Navy accused of bad behaviour towards asylum seekers

January 19, 2014

Australian naval personnel have been accused of behaving improperly towards asylum seekers, with Defence confirming it is investigating one of its members over allegedly inappropriate comments made on social media.

A spokeswoman said the navy was aware that a member had posted inappropriate material, and had begun an internal investigation.

”It would be inappropriate to make further comment about this matter until the assessment and any subsequent investigation is completed,” the spokeswoman said.

Indonesian Foreign Minister Marty Natalegawa speaks with his Australian counterparts during a meeting at Parliament House in Canberra, on March 15, 2012.Indonesian Foreign Minister Marty Natalegawa. Photo: AFP

The man under investigation had commented on a friend’s Facebook post about asylum seekers. The friend, who claims to be a member of the anti-Islam Australian Defence League, posted on Facebook about asylum seekers whose boat had sunk. The navy member in question wrote: ”I’m about to head out today to deal with these f—ers”.


The navy member has since changed his employment status on social media.

Defence issued new guidelines for the use of social media in January last year, including private use where personnel can be identified as an employee or member of the Australian Defence Force.

Meanwhile, two Pakistani men on the Australian lifeboat sent back to Indonesia this week have alleged mistreatment by navy personnel.

Mir Abbas and Haneef Hussain, both from the war-torn Pakistani area of Gilgit-Baltistan, said they had thought they would die in rough seas on the small orange boat, and that everyone was distressed and vomiting within the enclosed cabin.

Mr Hussain said he had broken one of four windows on the boat and climbed onto the canopy because he felt he would die inside.

Mr Hussain alleged that the navy officers who had originally taken them from the ocean, then kept them on board HMAS Stuart for two days, had treated them badly.

Asked by one man for help for his wife, an officer had allegedly said: ”F— your wife and f— your mother”. Mr Abbas said they had asked the asylum seekers: ”Why you come this way?” ”He behave harsh,” Mr Abbas said.

The men, both members of a Shiite minority, said they had known about Australia’s tough policies, but that even going to Nauru or Papua New Guinea was preferable to being bombed or shot in their village by Sunni extremists.

Both men were on a boat that sank last year. They were rescued by the Australian navy and returned to Indonesia. They lost the $US4500 ($5100) they spent on that trip. The attempt last week, which ended in them being returned by lifeboat, had cost them $US3500. The Chief of Australia’s Defence Force, David Hurley, last week rejected any claims of mistreatment, saying his men and women ”consistently demonstrate great compassion and courage, often at great risk to their own safety”.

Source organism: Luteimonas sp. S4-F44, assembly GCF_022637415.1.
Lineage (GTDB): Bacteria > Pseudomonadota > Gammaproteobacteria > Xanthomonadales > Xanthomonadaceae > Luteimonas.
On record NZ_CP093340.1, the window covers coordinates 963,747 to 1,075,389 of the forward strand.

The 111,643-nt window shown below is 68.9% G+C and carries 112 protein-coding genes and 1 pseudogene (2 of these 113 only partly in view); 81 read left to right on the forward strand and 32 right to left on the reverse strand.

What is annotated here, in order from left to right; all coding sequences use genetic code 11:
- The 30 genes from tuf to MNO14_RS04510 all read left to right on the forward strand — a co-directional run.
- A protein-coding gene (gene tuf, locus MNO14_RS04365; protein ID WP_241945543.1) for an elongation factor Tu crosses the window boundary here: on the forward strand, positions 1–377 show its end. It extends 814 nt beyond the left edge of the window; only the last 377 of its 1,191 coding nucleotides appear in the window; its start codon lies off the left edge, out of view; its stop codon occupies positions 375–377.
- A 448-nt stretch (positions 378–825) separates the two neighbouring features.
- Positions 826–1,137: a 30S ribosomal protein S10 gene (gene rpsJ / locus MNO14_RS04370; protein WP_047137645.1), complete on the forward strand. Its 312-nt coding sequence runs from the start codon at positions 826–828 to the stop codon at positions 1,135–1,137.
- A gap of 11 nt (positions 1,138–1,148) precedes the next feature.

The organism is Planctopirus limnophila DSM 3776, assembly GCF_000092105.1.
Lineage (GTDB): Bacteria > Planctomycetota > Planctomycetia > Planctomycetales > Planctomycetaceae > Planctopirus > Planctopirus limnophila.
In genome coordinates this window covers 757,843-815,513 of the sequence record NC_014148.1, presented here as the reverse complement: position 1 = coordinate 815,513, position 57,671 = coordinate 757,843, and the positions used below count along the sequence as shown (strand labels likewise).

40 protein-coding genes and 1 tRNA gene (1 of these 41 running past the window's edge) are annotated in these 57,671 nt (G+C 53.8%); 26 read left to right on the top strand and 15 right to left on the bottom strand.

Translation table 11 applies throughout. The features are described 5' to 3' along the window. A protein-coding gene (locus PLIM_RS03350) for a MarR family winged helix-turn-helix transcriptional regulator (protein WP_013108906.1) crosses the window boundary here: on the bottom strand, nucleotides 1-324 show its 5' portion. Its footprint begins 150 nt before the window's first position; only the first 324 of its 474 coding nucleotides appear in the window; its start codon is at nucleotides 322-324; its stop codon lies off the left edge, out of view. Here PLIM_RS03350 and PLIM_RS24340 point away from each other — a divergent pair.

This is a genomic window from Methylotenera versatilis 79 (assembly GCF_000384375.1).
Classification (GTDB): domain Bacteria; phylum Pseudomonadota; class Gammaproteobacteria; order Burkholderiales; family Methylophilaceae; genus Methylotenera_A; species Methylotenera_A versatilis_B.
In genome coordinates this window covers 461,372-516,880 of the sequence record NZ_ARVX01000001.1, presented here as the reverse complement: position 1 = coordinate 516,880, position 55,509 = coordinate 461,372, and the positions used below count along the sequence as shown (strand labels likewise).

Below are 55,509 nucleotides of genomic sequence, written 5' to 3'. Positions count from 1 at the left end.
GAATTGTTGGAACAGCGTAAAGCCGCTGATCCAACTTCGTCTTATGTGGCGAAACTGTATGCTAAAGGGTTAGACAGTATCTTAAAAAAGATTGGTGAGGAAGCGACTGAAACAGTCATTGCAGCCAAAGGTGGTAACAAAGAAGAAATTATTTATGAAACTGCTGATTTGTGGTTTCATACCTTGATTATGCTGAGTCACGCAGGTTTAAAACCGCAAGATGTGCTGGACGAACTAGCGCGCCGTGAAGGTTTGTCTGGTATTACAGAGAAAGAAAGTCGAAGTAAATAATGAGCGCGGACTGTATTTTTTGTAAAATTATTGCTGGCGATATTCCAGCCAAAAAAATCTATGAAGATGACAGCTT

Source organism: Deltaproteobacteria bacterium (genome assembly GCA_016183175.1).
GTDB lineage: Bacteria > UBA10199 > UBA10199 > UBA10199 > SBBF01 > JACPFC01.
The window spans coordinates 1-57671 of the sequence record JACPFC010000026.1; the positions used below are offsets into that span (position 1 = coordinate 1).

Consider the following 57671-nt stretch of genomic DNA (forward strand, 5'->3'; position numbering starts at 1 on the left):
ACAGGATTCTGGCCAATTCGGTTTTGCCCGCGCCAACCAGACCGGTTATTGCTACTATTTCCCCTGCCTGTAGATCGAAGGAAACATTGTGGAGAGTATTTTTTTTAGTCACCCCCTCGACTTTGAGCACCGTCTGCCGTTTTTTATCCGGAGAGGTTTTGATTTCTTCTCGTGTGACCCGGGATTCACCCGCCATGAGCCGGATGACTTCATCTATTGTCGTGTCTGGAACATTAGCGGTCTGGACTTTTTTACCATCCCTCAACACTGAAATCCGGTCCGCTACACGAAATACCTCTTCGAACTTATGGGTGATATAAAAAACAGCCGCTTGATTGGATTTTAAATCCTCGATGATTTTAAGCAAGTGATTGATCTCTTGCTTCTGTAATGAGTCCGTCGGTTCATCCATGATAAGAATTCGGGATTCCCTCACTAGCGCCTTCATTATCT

Foreign Minister Julie Bishop said on Saturday that she has personally apologised to her Indonesian counterpart, Marty Natalegawa, over revelations Australian ships repeatedly breached Indonesian territorial waters in asylum seeker operations.

”I have contacted him in writing,” Ms Bishop said. ”I’ve sent a written apology on behalf of the Australian government and also personally.”

Australian navy and customs ships are suspected of having crossed Indonesia’s 12-nautical-mile limit at least five times in the past month.

In response, Indonesia on Friday said it would step up its own maritime patrols in a move that could heighten the risk of confrontation.

”The government of Indonesia has the right to protect its sovereignty and territorial integrity in accordance with international laws and the charter of the United Nations,” said Agus Barnas, spokesman for the Co-ordinating Ministry of Political, Legal and Security Affairs.

The English-language newspaper Jakarta Globe ran a front-page headline thundering ”A Deplorable Act”, and observed: ”In self-defence: Indonesia sends more naval vessels to its southern borders after Australian ships breach Indonesian waters”.

Asked whether she was tiring of apologising to Dr Natalegawa, Ms Bishop said: ”We are in regular communication. We are working together for the shared purpose of ensuring the people smuggling [model] is dismantled but also that the Australia-Indonesia relationship can strengthen. That’s our shared purpose.”

Meanwhile, Indonesian President Susilo Bambang Yudhoyono has revealed in a new book he felt betrayed by Prime Minister Tony Abbott over November’s spying affair, describing Mr Abbott as his best friend.

In the book, titled Selalu Ada Pilihan (There is Always a Choice), President Yudhoyono writes of a deep sense of regret over the spying controversy, which emerged in November, when relations between Indonesia and Australia were on a high. ”When my best friend Tony Abbott made several statements before the Australian Parliament suggesting the case was normal and refused to apologise, I could no longer stay silent,” Dr Yudhoyono wrote in the book.

With AAP



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Filed under Asylum Policy, Torturing and Health Issues

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